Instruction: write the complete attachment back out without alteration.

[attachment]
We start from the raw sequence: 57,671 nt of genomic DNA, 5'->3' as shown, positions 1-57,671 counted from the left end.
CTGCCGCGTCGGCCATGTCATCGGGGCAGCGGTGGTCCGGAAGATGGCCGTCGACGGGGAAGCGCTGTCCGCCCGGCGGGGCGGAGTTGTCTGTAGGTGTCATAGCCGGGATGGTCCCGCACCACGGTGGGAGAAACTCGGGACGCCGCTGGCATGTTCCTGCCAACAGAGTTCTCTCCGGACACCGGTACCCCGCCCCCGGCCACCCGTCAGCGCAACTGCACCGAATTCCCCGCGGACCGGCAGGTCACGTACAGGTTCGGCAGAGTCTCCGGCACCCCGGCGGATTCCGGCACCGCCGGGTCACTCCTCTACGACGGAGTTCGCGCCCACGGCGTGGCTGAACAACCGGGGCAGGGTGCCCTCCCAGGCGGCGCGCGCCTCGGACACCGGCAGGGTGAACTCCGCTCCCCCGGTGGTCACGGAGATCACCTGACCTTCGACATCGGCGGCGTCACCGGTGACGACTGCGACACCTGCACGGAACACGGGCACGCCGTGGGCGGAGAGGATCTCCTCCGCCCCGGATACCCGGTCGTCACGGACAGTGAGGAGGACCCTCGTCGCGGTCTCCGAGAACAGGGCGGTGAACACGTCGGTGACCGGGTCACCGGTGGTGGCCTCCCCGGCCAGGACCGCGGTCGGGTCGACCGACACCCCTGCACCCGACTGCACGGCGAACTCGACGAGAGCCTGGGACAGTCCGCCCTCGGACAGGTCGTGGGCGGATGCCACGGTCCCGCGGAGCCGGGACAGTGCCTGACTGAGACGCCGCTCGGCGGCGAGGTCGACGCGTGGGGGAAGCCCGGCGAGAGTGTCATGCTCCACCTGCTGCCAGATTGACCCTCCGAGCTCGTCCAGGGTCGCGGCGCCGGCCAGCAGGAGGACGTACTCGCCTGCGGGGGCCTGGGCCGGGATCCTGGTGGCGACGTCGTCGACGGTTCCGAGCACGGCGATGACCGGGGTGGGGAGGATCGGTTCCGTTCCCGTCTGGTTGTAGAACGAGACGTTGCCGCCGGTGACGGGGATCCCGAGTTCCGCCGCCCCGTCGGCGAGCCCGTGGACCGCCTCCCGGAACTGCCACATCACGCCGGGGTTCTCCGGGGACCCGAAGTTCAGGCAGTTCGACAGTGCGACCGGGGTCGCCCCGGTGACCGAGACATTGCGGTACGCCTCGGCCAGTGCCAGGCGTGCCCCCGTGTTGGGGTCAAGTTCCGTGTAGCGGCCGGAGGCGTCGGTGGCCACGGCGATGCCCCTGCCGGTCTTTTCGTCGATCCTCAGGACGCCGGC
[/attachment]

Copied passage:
We start from the raw sequence: 57,671 nt of genomic DNA, 5'->3' as shown, positions 1-57,671 counted from the left end.
CTGCCGCGTCGGCCATGTCATCGGGGCAGCGGTGGTCCGGAAGATGGCCGTCGACGGGGAAGCGCTGTCCGCCCGGCGGGGCGGAGTTGTCTGTAGGTGTCATAGCCGGGATGGTCCCGCACCACGGTGGGAGAAACTCGGGACGCCGCTGGCATGTTCCTGCCAACAGAGTTCTCTCCGGACACCGGTACCCCGCCCCCGGCCACCCGTCAGCGCAACTGCACCGAATTCCCCGCGGACCGGCAGGTCACGTACAGGTTCGGCAGAGTCTCCGGCACCCCGGCGGATTCCGGCACCGCCGGGTCACTCCTCTACGACGGAGTTCGCGCCCACGGCGTGGCTGAACAACCGGGGCAGGGTGCCCTCCCAGGCGGCGCGCGCCTCGGACACCGGCAGGGTGAACTCCGCTCCCCCGGTGGTCACGGAGATCACCTGACCTTCGACATCGGCGGCGTCACCGGTGACGACTGCGACACCTGCACGGAACACGGGCACGCCGTGGGCGGAGAGGATCTCCTCCGCCCCGGATACCCGGTCGTCACGGACAGTGAGGAGGACCCTCGTCGCGGTCTCCGAGAACAGGGCGGTGAACACGTCGGTGACCGGGTCACCGGTGGTGGCCTCCCCGGCCAGGACCGCGGTCGGGTCGACCGACACCCCTGCACCCGACTGCACGGCGAACTCGACGAGAGCCTGGGACAGTCCGCCCTCGGACAGGTCGTGGGCGGATGCCACGGTCCCGCGGAGCCGGGACAGTGCCTGACTGAGACGCCGCTCGGCGGCGAGGTCGACGCGTGGGGGAAGCCCGGCGAGAGTGTCATGCTCCACCTGCTGCCAGATTGACCCTCCGAGCTCGTCCAGGGTCGCGGCGCCGGCCAGCAGGAGGACGTACTCGCCTGCGGGGGCCTGGGCCGGGATCCTGGTGGCGACGTCGTCGACGGTTCCGAGCACGGCGATGACCGGGGTGGGGAGGATCGGTTCCGTTCCCGTCTGGTTGTAGAACGAGACGTTGCCGCCGGTGACGGGGATCCCGAGTTCCGCCGCCCCGTCGGCGAGCCCGTGGACCGCCTCCCGGAACTGCCACATCACGCCGGGGTTCTCCGGGGACCCGAAGTTCAGGCAGTTCGACAGTGCGACCGGGGTCGCCCCGGTGACCGAGACATTGCGGTACGCCTCGGCCAGTGCCAGGCGTGCCCCCGTGTTGGGGTCAAGTTCCGTGTAGCGGCCGGAGGCGTCGGTGGCCACGGCGATGCCCCTGCCGGTCTTTTCGTCGATCCTCAGGACGCCGGC